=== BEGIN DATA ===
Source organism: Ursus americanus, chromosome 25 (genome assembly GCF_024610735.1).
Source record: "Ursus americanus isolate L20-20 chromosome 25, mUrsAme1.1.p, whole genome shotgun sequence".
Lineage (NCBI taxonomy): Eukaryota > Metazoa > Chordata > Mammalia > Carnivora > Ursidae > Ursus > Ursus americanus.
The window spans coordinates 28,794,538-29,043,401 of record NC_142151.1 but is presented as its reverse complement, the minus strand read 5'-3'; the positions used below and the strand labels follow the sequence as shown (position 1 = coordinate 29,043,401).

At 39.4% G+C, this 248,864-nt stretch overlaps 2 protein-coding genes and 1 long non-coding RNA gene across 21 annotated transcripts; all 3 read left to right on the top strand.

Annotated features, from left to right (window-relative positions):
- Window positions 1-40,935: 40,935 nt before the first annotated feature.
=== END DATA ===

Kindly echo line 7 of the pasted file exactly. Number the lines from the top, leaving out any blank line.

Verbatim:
- Window positions 1-40,935: 40,935 nt before the first annotated feature.